Tick-borne encephalitis (TBE) is a viral infection spread to humans by the bite of a type of parasite known as a tick.
A tick looks like a small black or dark brown spider.
Initial symptoms of TBE are similar to flu and include:
In around 1 in 3 cases of TBE initial symptoms are then followed by additional symptoms.
These symptoms are caused by the virus spreading to the layer of protective tissue that covers the brain and spinal cord (meningitis) and /or the brain itself (encephalitis).
In some case these ‘second-stage’ symptoms can be relatively mild, such as:
- feeling sick
- being sick
- increased sensitivity to bright lights
While in others the second-stage symptoms can be more wide-ranging, such as:
- seizures (fits)
- inability to speak
- inability to control physical movements
Read more about the symptoms of tick-borne encephalitis.
There is currently no cure for TBE so treatment is based on helping relieve symptoms and make a person feel as comfortable as possible until the infection has passed.
If a person only experiences initial symptoms of TBE then no treatment, other than over-the-counter painkiller ibuprofen to relieve symptoms such as fever and headache, is required.
If a person develops second-stage symptoms, then depending on the severity, they may need to be admitted to hospital. Hospital treatment may involve providing supportive treatments such as intravenous fluids, help with breathing and nursing care.
Read more about the treatment of tick-borne encephalitis.
How can you catch it
Ticks that cause TBE are not found in the UK.
They are mainly found in forested areas of central, eastern and northern Europe, including Austria, Bosnia-Herzegovina, Croatia, Estonia, Latvia, Czech Republic, Slovakia, Germany, Hungary, Macedonia, Montenegro, Poland, Serbia, Slovenia, Switzerland, Russia and Ukraine.
There are also two sub-types of TBE known as:
- Far Eastern – found in eastern Russia during spring and summer and in some countries in East Asia, particularly forested regions of China and Japan
- Siberian – found in Siberia
The TBE virus is found naturally in small animals such as mice and voles and in domestic animals such as sheep, goats and cattle. Ticks are the main carriers of the virus, picking up the virus when they feed on the blood of an infected animal. Once the tick is infected with the virus, it carries this for life.
Humans become infected with TBE when they are bitten by an infected tick. The virus is present in the tick’s saliva, which contains a natural anaesthetic, so you may not notice you have been bitten. It is important to check your body regularly for ticks when in risk areas.
Ticks live in forests, woods, grasslands, riverside meadows, marshes, brushwood and shrublands. They usually live in the undergrowth, where they can easily get onto the clothes or skin of passers-by.
Very rarely, drinking unpasteurised milk from infected animals, especially goats, can expose you to the TBE virus.
A seasonal disease
TBE is a seasonal disease as different seasons of the year have a significant impact on tick activity.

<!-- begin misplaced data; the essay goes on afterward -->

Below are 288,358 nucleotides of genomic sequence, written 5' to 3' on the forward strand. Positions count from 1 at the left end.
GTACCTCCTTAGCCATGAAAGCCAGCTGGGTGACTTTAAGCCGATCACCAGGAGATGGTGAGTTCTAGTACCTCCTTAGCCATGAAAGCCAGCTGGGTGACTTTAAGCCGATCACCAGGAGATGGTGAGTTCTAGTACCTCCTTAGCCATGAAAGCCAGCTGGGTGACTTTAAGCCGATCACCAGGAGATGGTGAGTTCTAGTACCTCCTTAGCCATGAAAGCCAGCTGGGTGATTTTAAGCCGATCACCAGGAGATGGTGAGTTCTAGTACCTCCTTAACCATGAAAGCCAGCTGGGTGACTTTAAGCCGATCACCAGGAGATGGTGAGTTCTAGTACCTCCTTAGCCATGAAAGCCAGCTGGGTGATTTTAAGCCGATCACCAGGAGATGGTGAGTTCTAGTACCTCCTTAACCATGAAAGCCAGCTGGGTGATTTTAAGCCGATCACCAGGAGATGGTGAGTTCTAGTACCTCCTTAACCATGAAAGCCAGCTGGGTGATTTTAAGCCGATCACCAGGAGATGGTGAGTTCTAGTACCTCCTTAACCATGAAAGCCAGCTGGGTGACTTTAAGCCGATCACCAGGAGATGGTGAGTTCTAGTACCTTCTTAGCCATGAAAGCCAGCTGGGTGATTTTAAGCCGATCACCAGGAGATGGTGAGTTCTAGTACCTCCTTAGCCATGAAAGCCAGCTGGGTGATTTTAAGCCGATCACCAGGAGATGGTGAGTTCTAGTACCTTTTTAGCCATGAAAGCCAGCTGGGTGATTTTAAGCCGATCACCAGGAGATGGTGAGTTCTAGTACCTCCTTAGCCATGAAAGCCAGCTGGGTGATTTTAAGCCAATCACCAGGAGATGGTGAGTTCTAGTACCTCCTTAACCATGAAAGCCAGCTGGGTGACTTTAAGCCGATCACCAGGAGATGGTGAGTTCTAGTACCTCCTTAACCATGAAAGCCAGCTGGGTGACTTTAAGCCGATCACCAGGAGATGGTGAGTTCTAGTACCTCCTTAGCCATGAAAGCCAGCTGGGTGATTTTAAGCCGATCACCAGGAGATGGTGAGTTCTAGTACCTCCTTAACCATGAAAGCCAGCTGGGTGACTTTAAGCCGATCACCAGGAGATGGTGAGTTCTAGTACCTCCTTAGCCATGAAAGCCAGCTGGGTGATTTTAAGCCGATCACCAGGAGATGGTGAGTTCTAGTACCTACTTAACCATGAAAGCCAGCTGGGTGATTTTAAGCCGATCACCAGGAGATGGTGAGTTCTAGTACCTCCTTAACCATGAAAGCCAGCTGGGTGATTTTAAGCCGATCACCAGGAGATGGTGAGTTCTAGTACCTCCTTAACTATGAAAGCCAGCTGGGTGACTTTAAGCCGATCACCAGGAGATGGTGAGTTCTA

In Europe tick activity starts in spring once the temperature reaches 6C (42.8F) and lasts until November when temperatures fall.
Tick activity peaks in May/June and September/October, but in fact most cases of TBE occur during summer months as this is when people are most likely to go hiking, camping and so on.
Some experts are predicting TBE could become more widespread due to climate change resulting in a trend of milder winters and warmer springs. This in turn would mean the ‘window of opportunity’ for tick activity would grow longer.
If the infection spreads to the brain there is a risk of a person experiencing long-term (and possibly permanent) after effects, such as:
- worsening memory
- problems with concentration and a shortening attention span
- changes in behaviour, such as becoming more impulsive and having poor judgement
These sort of long-term after effects occur in around 1 in 10 people who have contracted TBE.
Read more about complications of tick-borne encephalitis.
There is a vaccine that provides protection against TBE in around 9 out of 10 people who receive it. The vaccine is not given as part of the routine childhood vaccination schedule.
It is usually only recommended for people who are planning to work in, or travel in, parts of the world known to have moderate to high levels of infected ticks.
You can also protect yourself against ticks by taking common sense precautions, such as:
- Wear long-sleeved tops and long trousers (tucked into socks). You can also treat your clothes with insecticides such as permethrin.
- Apply insect repellent containing DEET to exposed skin.
- Check your body for ticks regularly. Common places to find them are the hair line, behind the ears, elbows, backs of knees, the groin and armpits.
Read more about preventing tick-borne encephalitis and the tick-borne encephalitis vaccine.
Who is affected
There are an average 3,000 hospital admissions due to TBE in Europe every year (not including Russia).
People who regularly work in rural areas, such as woodcutters, farmers, and hunters, have an increased risk of exposure to TBE.
Hikers and campers in these areas can also have an increased risk.
According to the Health Protection Agency no travellers from England have ever been infected with TBE.
But this could change in future if the disease becomes more widespread due to climate change. So it is still recommended you are vaccinated if you are at a potentially high risk of exposure.
For most people with TBE the outlook is good. The infection can be unpleasant but usually passes within eight days.
But for the one third of people who experience the second stage of infection the outlook is much less favourable. Symptoms can persist for months and though uncommon, the infection can sometimes be fatal.
It is estimated that around 1 in 50 people who catch TBE will die from it.